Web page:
3)Conflict, chaos, and other forms of contribution lend themselves to authoritarian rule because that's when people are at their weakest and are easily persuaded to do something that they wouldn't before. They're desperate for a easy way out or really any way and look for a leader or look for someone to fix their problems. Dictators take advantage of this weakness.
    4)The U.S. resists dictators because we're too independent, we loath to be too controlled. We're incredibly proud and believe that you can pull yourself up by your bootstraps with no need for outside help. That's ingrained in our country's identity.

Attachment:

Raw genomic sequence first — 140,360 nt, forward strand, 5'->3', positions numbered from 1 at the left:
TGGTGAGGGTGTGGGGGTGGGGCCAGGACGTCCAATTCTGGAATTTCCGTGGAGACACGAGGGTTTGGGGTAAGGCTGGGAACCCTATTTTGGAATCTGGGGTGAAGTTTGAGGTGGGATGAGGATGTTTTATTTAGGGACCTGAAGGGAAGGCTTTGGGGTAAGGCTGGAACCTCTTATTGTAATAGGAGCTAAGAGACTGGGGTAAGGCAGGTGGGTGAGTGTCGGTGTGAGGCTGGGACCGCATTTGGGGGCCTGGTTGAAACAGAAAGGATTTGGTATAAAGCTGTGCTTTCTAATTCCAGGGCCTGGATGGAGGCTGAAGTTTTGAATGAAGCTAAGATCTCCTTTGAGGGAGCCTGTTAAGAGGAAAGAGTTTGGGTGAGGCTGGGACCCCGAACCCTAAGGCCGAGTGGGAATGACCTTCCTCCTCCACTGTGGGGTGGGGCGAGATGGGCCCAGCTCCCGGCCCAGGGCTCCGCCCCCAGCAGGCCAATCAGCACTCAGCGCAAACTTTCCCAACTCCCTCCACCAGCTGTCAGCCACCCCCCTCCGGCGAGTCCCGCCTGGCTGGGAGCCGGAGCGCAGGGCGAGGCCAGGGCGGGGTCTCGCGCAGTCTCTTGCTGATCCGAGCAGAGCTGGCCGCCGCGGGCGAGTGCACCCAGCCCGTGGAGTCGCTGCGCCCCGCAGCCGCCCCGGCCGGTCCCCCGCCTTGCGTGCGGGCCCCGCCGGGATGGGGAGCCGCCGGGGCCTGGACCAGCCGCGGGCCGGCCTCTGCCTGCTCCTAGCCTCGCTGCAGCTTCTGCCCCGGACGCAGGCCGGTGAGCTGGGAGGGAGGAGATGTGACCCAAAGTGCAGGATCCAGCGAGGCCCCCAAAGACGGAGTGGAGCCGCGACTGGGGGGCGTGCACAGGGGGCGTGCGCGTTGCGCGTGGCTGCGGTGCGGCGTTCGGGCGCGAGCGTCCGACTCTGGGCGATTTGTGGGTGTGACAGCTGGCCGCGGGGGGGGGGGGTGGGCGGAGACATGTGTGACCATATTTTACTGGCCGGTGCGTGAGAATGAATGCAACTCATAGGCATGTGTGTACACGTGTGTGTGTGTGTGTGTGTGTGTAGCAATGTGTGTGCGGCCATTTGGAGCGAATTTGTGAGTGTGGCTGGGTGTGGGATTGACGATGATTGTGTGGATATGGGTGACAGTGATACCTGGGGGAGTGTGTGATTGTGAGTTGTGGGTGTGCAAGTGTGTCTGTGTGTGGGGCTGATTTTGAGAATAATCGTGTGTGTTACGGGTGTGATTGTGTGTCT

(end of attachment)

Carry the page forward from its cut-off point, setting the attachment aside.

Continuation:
12. 3. The text says, "single-party states have arisen during periods of conflict, division, or confusion in society". This means that people are probably manipulated into having authoritarian rule because there is so much chaos and they want a way out. Notice that many dictators sort of "brainwashed" their way into power by persuadeing vulnerable people.

    4. Certain countries turn to dictatorships because it puts fear into citizens most of the time, and this can lead to a riot or uprising. Hitler definitely is an example of a dictatorship gone completely wrong. Now when someone thinks of the term "dictactorship", they associate it with Hitler. Dictatorship has a bad reputation.